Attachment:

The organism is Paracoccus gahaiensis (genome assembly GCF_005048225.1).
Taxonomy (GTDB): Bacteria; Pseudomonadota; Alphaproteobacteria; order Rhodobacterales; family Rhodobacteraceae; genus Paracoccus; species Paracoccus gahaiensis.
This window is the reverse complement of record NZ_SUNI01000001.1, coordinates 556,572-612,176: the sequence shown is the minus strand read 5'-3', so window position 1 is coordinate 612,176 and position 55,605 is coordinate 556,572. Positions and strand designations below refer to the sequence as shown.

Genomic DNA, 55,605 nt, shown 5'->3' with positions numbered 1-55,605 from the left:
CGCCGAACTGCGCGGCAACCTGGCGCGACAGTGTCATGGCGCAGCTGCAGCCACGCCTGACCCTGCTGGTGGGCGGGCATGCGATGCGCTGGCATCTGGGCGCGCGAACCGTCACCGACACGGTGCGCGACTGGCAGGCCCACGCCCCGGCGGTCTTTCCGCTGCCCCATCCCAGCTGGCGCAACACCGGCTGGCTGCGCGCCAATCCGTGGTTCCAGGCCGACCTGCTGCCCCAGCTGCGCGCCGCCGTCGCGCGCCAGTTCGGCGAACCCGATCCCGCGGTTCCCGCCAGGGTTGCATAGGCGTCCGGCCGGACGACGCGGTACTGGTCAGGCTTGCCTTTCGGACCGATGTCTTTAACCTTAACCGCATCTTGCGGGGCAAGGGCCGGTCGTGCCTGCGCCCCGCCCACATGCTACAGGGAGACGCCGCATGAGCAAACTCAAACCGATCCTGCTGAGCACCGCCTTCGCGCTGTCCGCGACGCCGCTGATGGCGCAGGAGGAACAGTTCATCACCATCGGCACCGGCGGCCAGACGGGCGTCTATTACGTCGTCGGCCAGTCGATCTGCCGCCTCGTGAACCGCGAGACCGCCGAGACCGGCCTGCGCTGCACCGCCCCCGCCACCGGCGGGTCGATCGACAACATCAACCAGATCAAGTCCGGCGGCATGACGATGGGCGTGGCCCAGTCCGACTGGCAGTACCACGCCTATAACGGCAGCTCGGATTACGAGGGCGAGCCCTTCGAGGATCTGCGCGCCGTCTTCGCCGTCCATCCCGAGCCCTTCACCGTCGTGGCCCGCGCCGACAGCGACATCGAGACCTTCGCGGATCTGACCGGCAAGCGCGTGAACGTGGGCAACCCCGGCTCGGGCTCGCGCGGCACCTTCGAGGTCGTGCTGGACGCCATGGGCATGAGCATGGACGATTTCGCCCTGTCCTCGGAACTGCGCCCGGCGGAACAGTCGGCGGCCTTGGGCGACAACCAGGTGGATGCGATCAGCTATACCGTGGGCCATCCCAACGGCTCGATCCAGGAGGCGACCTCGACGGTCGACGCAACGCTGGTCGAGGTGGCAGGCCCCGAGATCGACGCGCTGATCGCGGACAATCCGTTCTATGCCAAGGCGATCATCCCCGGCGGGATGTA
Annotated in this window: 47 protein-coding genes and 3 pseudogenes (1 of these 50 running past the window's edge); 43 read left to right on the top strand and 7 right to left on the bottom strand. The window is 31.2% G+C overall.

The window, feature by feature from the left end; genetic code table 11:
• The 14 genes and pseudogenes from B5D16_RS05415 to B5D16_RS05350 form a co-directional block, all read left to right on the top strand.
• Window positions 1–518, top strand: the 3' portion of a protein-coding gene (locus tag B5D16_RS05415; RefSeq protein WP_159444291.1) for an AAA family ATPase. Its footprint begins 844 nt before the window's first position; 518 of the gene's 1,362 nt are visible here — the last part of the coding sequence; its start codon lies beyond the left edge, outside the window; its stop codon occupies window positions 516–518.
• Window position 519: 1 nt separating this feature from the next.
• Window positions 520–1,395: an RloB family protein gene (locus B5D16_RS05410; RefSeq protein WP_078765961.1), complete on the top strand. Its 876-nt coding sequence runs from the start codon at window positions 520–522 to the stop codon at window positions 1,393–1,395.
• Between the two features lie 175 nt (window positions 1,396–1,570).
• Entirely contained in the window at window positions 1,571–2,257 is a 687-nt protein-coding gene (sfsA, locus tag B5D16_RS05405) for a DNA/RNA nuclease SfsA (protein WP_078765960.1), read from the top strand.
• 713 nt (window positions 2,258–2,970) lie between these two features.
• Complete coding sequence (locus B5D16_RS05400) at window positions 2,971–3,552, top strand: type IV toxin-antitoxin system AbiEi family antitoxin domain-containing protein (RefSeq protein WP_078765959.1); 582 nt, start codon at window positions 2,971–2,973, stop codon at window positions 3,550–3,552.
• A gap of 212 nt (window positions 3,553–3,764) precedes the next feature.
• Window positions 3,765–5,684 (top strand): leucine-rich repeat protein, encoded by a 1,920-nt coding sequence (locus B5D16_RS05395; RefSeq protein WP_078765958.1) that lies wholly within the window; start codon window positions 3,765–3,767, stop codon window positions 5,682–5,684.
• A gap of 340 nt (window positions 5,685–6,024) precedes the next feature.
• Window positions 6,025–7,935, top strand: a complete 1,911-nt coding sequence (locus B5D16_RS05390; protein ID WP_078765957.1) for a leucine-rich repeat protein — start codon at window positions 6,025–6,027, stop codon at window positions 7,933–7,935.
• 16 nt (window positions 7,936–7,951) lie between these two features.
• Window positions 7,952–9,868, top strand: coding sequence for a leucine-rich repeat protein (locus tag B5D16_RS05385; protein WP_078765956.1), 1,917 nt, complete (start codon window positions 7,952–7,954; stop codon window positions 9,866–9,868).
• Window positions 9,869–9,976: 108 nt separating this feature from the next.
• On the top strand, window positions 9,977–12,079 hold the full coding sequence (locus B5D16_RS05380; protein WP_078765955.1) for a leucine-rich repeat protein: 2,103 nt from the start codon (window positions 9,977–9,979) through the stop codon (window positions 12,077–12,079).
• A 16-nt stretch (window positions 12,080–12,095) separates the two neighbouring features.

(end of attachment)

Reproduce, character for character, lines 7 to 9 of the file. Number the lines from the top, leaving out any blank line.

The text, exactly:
The window, feature by feature from the left end; genetic code table 11:
• The 14 genes and pseudogenes from B5D16_RS05415 to B5D16_RS05350 form a co-directional block, all read left to right on the top strand.
• Window positions 1–518, top strand: the 3' portion of a protein-coding gene (locus tag B5D16_RS05415; RefSeq protein WP_159444291.1) for an AAA family ATPase. Its footprint begins 844 nt before the window's first position; 518 of the gene's 1,362 nt are visible here — the last part of the coding sequence; its start codon lies beyond the left edge, outside the window; its stop codon occupies window positions 516–518.